The History Of Gambling In Canada
Canadian history has been called boring, especially when compared to the epic tales stemming from the USA. While America had a full-blown violent revolution, Canada came into its own passively and amicably a century later. We even have the queen on our money to prove it, and she's held up remarkably well.
Even in the realm of gambling, the USA had gun-slinging cowboys gambling after dark during the California gold rush. While the Yukon had its share of gold and no shortage of migrant card players building the railroad, Hollywood hasn't embraced our mythology. Of course it really comes down to who is telling the story and how real you aim for it to be.
That Was Then
Long before John Cabot landed on what are now Canadian shores, aboriginals enjoyed games of chance with underlying spiritual elements. You might say that lady luck is older than Canada and humankind itself. The very idea of humans thriving on Earth is the biggest crapshoot of all.
By 1892 the federal government of the day had banned all forms of gambling imaginable, which is hard to believe given how every conceivable form had whittled its way back into Canadian life. If you are a gambling fan, you can thank the Liberal government of the 1970s for overhauling the criminal code. Wagering became the domain of the provinces at that time.
The Provinces Are Game
As you can probably guess, the provinces saw dollar signs. When you factor in looser attitudes and a cash windfall for the government, it's actually hard to believe it took so long, but provincial lotteries finally arrived. From weekly draws and scratch tickets, Canadians quickly proved they knew how to dream big.
Throughout the 1970s and into the 1980s, Canadians flocked in droves to Las Vegas, Atlantic City, and the Caribbean for gambling vacations. Despite the distance and expense, Canadians proved they weren't as stuffy or conservative as the world thought. While thoroughbred horse racing was widely popular, it was only a matter of time before the first casino opened on Canadian soil.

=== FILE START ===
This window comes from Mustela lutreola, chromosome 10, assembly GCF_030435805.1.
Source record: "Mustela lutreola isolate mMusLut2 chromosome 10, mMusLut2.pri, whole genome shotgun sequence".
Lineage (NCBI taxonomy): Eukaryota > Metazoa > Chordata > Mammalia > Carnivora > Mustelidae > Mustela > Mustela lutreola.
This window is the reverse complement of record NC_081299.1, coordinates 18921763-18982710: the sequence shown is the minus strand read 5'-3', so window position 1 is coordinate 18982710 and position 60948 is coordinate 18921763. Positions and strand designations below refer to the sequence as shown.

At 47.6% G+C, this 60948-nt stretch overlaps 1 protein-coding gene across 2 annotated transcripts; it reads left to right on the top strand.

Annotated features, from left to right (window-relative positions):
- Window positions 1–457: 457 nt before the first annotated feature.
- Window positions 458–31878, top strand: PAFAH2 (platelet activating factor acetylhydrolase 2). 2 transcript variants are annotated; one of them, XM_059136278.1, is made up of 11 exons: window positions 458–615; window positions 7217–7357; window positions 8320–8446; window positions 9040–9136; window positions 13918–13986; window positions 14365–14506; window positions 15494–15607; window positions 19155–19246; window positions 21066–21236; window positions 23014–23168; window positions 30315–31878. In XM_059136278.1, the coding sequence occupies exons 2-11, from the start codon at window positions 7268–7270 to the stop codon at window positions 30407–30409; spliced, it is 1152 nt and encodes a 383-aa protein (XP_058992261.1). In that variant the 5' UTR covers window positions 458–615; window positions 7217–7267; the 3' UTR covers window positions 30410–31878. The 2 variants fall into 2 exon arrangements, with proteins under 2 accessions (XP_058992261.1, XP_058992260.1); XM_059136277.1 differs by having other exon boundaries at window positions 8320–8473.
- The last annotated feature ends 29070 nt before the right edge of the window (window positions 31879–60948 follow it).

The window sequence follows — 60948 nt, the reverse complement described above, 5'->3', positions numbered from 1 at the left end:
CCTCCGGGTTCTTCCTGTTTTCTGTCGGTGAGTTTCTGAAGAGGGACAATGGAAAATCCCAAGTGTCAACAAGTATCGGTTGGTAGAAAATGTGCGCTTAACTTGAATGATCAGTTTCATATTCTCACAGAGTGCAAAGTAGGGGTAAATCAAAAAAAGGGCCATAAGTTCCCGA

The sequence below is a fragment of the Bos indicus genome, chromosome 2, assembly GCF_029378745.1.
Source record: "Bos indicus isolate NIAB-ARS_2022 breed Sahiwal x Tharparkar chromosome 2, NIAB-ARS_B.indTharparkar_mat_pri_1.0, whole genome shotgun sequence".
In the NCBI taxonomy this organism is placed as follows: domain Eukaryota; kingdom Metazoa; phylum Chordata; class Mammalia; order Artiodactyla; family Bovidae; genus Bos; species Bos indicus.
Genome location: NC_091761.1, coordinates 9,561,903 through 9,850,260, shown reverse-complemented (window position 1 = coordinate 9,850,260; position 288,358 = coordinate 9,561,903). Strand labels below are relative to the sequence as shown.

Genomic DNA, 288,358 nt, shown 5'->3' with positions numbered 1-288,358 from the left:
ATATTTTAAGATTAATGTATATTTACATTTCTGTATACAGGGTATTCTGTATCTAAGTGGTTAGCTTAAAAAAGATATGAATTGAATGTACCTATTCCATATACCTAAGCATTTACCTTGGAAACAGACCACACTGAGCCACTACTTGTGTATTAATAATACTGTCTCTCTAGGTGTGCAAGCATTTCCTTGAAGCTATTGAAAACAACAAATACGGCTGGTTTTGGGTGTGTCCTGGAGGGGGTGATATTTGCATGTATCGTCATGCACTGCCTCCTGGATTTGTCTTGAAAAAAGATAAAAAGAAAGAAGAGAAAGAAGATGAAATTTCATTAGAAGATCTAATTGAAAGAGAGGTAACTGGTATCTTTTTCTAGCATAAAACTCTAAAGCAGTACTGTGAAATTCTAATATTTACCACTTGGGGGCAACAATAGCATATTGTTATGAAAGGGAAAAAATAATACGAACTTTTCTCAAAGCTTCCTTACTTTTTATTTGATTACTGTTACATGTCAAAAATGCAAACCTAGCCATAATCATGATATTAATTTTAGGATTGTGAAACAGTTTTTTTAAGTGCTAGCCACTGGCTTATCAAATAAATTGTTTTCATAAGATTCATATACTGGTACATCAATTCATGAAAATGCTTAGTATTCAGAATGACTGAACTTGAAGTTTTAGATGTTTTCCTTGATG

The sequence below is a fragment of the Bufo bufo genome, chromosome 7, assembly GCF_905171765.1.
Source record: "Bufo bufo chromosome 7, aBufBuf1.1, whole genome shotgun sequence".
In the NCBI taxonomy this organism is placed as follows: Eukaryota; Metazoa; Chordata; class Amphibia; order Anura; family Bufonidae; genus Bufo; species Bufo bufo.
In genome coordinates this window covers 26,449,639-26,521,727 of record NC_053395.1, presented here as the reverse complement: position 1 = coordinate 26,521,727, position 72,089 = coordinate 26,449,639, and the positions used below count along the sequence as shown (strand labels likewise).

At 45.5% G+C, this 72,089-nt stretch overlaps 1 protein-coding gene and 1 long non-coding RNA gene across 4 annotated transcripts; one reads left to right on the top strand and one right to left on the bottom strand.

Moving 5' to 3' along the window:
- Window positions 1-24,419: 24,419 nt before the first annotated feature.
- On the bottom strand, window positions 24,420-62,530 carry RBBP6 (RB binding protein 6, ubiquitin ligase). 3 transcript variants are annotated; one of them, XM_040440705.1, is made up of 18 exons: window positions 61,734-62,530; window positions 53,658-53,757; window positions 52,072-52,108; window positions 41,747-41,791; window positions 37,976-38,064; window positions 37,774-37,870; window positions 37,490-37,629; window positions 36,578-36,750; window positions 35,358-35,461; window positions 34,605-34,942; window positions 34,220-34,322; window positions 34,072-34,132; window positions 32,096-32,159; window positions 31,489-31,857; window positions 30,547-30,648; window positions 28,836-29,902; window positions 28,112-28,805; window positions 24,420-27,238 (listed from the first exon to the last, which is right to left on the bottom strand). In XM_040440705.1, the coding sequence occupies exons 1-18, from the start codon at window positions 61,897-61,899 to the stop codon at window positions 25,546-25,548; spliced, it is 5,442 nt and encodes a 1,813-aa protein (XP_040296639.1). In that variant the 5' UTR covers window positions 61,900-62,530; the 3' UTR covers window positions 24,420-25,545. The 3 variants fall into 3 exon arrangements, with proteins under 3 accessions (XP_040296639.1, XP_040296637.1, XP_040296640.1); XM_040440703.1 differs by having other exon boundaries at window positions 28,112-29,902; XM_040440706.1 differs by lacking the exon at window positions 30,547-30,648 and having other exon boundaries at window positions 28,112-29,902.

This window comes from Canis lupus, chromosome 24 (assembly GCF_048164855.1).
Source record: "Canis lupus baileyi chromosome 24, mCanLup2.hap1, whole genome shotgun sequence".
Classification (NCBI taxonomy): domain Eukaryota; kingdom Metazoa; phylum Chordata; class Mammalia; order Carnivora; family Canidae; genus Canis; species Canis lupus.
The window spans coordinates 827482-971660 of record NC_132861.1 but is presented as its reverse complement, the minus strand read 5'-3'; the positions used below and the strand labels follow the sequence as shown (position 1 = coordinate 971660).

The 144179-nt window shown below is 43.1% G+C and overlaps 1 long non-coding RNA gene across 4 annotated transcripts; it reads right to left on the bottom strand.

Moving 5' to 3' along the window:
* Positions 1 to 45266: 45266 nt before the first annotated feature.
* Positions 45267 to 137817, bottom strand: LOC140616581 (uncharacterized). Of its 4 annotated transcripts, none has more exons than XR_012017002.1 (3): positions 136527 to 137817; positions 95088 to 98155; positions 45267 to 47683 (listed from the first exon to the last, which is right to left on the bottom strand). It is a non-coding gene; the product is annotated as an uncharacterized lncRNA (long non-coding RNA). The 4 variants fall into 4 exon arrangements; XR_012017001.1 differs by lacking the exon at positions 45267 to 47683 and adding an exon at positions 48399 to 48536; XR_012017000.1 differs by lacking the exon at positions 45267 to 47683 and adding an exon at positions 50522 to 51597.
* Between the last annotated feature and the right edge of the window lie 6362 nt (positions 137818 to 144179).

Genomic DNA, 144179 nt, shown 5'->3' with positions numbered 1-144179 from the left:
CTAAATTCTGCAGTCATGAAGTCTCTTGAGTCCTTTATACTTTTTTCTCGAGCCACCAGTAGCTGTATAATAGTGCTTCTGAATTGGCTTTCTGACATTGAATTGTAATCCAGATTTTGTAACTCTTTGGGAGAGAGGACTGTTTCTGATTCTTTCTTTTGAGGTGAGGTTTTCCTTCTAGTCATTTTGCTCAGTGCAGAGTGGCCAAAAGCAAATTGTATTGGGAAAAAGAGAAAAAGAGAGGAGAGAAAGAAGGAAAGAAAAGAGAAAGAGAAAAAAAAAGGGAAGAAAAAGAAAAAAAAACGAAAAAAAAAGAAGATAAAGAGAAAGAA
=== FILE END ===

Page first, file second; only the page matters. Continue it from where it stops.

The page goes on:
Doors Wide Open
In 1989 the first Canadian casino opened in Winnipeg, Manitoba. Those in Montreal got in the action four years later, and Ontario, and Saskatchewan followed later in the decade. These days casinos operate in all provinces except New Brunswick, Newfoundland, and Prince Edward Island, but you probably shouldn't bet against these jurisdictions joining the party.
Canadian casinos thrived in the 1990s, especially those in towns that bordered the USA. The influx of tax revenue from the United States helped several provinces balance their budgets, at least until those border states legalized gambling. Yes, they built their own casinos to keep a piece of their own pie!
Modern Perspectives And Challenges
You can tell attitudes towards fun, vices, and even the addictions they may bring have changed drastically. Just look at provinces that operate video lottery terminals, which lack the basic safety nets you can find in traditional casinos or even online. At the same time several provinces have created their own online casinos and poker rooms to tap into the global online scene. Is it a case of if you can't beat them join them? Maybe the provinces are just giving the people who elected them exactly what they want. Either way the options Canadians have today are incredible.
In order to appease mental health and addiction experts, Canadian casinos are required to embrace responsible gaming mandates. These include placing limits on players who have a problem, although many of these measures require players to sign up for self-exclusion. In the end the Canadian public decided that it's better to treat the small number of gambling addicts who can't control themselves than place a ban on a form of entertainment that millions of Canadians have no trouble enjoying responsibly.